Have you guys seen this?

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Have you guys seen this?

Post by sacrificialgoddess on Mon Jun 01, 2009 9:56 pm

http://www.bibliomania.com/bibliomania-static/index.html

Free literature! If there is a classic you have always wanted to read, save money, read it here!
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Re: Have you guys seen this?

Post by Gorm_Sionnach on Mon Jun 01, 2009 11:00 pm

Awesome link SG, thanks. Very Happy

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Re: Have you guys seen this?

Post by Sakhaiva on Tue Jun 02, 2009 5:31 pm

Homeschooling just took a turn down "reading street"

.... cool link SG; many thanks!
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Re: Have you guys seen this?

Post by wmdkitty on Wed Jun 17, 2009 8:59 pm

*scampers off to check it out*
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Re: Have you guys seen this?

Post by itty on Thu Jun 18, 2009 10:23 am

with itty hot on her heels. Hey Kitty! Wanna race? Laughing
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Re: Have you guys seen this?

Post by wmdkitty on Thu Jun 18, 2009 4:03 pm

I was disappointed in the lack of content.
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Re: Have you guys seen this?

Post by DotNotInOz on Fri Jun 19, 2009 8:02 pm

Weird! I wonder what their justification is for attributing Shirley, Villette and Wuthering Heights to "The Bronte Sisters." In all the years I studied and taught English lit, I never heard of any doubt but that Shirley and Villette were written by Charlotte and Wuthering Heights by Emily.

It's generally acknowledged that Anne was not nearly as talented a writer as her sisters, so this attribution is rather startling.

Well, anyway.

If you have an iPhone, there's a really nice application with 150 classical books available for about 10 bucks with occasional updates adding more titles.

Although, old-fashioned as I am, I prefer reading an actual book.
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Re: Have you guys seen this?

Post by costrel on Fri Jun 19, 2009 10:33 pm

DotNotInOz wrote:Weird! I wonder what their justification is for attributing Shirley, Villette and Wuthering Heights to "The Bronte Sisters." In all the years I studied and taught English lit, I never heard of any doubt but that Shirley and Villette were written by Charlotte and Wuthering Heights by Emily.

It's generally acknowledged that Anne was not nearly as talented a writer as her sisters, so this attribution is rather startling.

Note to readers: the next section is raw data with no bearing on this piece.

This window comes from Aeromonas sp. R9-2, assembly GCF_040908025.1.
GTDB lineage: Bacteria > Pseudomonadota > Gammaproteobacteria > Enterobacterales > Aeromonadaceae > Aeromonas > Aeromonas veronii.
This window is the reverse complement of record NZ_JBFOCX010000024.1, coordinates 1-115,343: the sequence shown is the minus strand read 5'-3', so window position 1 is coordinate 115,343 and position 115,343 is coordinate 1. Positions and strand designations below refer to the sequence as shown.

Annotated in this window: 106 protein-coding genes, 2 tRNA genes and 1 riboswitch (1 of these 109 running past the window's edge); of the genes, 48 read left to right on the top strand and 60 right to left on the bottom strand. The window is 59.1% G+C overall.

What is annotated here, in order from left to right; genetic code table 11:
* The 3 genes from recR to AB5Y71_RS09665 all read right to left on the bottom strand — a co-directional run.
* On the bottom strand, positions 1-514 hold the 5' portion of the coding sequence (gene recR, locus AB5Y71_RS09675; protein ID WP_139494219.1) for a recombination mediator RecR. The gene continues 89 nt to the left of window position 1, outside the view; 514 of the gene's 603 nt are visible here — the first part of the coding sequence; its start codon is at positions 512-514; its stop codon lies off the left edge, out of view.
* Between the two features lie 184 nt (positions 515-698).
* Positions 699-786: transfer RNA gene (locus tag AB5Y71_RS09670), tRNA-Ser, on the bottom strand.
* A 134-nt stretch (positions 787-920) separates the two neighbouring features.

I am one of those who question the assumption that Anne was less talented. Her book Agnes Grey has been termed "the most-perfect prose narrative in English," and with the exception of Charlotte's Shirley, her novels, both Agnes Grey and The Tenant of Wildfell Hall, are the only Bronte novels that are social commentaries that focus on the brutal lives of Victorian women (A.G. about the lives of governesses; T.W.H. about a woman who leaves her drunken husband to support herself and her son and eventually finds love again). Anne, unlike Charlotte and certainly unlike Emily, was a moralist who intended her books to not only comment upon society but change society. And one also needs to keep in mind that Anne produced two English classic novels at the same time that Emily and Charlotte each produced only one (Charlotte's The Professor was rejected and only published as a novelty text after her death), as well as the fact that Anne was younger than her sisters (2 years younger than Emily and 4 years younger than Charlotte) when they were writing and publishing their novels. Who knows what she might have procuded if she had lived, for instance, as long as Charlotte and could have written something as solemn and mature as Charlotte's Villette.

As for the reference to the "Bronte Sisters," this is an unfortunate part of the Bronte mythology, equating them with the three Fates and the three Wayward Sisters in Shakespeare's Macbeth.
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Re: Have you guys seen this?

Post by DotNotInOz on Fri Jun 19, 2009 11:39 pm

I am one of those who question the assumption that Anne was less talented. Her book Agnes Grey has been termed "the most-perfect prose narrative in English,"

By whom? That's an assessment that I've not encountered.

Admittedly, the very people who insist that Anne was less talented are probably the same who maintain that there's no question but that the man from Stratford wrote the entirety of the works of Shakespeare.

I must confess that I've never read either of Anne's novels. Seems like I owe it to her to do so rather than simply parroting the popular view of her talent.

As for the reference to the "Bronte Sisters," this is an unfortunate part of the Bronte mythology, equating them with the three Fates and the three Wayward Sisters in Shakespeare's Macbeth.